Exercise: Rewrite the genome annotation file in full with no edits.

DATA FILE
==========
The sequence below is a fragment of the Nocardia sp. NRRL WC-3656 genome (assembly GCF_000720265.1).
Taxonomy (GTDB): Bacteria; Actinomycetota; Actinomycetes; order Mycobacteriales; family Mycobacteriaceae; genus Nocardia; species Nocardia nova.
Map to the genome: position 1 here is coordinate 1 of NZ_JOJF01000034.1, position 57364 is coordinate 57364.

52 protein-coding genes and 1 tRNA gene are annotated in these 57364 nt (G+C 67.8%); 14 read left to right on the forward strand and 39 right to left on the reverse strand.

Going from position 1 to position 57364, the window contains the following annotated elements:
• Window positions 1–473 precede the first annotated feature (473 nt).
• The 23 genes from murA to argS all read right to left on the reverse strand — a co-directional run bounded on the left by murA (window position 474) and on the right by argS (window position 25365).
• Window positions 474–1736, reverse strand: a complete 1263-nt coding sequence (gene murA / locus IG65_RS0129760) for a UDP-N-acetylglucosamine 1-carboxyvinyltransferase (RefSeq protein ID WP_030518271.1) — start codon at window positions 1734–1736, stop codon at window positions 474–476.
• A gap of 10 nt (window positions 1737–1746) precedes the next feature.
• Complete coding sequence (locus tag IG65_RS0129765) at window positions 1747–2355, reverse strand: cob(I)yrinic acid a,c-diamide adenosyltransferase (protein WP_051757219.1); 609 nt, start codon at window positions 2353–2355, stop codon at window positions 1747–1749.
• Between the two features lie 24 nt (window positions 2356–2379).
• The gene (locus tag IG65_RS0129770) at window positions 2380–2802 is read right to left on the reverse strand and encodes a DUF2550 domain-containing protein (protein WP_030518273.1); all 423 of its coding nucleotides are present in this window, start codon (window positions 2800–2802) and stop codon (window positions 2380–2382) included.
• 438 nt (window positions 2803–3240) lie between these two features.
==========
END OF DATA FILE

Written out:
The sequence below is a fragment of the Nocardia sp. NRRL WC-3656 genome (assembly GCF_000720265.1).
Taxonomy (GTDB): Bacteria; Actinomycetota; Actinomycetes; order Mycobacteriales; family Mycobacteriaceae; genus Nocardia; species Nocardia nova.
Map to the genome: position 1 here is coordinate 1 of NZ_JOJF01000034.1, position 57364 is coordinate 57364.

52 protein-coding genes and 1 tRNA gene are annotated in these 57364 nt (G+C 67.8%); 14 read left to right on the forward strand and 39 right to left on the reverse strand.

Going from position 1 to position 57364, the window contains the following annotated elements:
• Window positions 1–473 precede the first annotated feature (473 nt).
• The 23 genes from murA to argS all read right to left on the reverse strand — a co-directional run bounded on the left by murA (window position 474) and on the right by argS (window position 25365).
• Window positions 474–1736, reverse strand: a complete 1263-nt coding sequence (gene murA / locus IG65_RS0129760) for a UDP-N-acetylglucosamine 1-carboxyvinyltransferase (RefSeq protein ID WP_030518271.1) — start codon at window positions 1734–1736, stop codon at window positions 474–476.
• A gap of 10 nt (window positions 1737–1746) precedes the next feature.
• Complete coding sequence (locus tag IG65_RS0129765) at window positions 1747–2355, reverse strand: cob(I)yrinic acid a,c-diamide adenosyltransferase (protein WP_051757219.1); 609 nt, start codon at window positions 2353–2355, stop codon at window positions 1747–1749.
• Between the two features lie 24 nt (window positions 2356–2379).
• The gene (locus tag IG65_RS0129770) at window positions 2380–2802 is read right to left on the reverse strand and encodes a DUF2550 domain-containing protein (protein WP_030518273.1); all 423 of its coding nucleotides are present in this window, start codon (window positions 2800–2802) and stop codon (window positions 2380–2382) included.
• 438 nt (window positions 2803–3240) lie between these two features.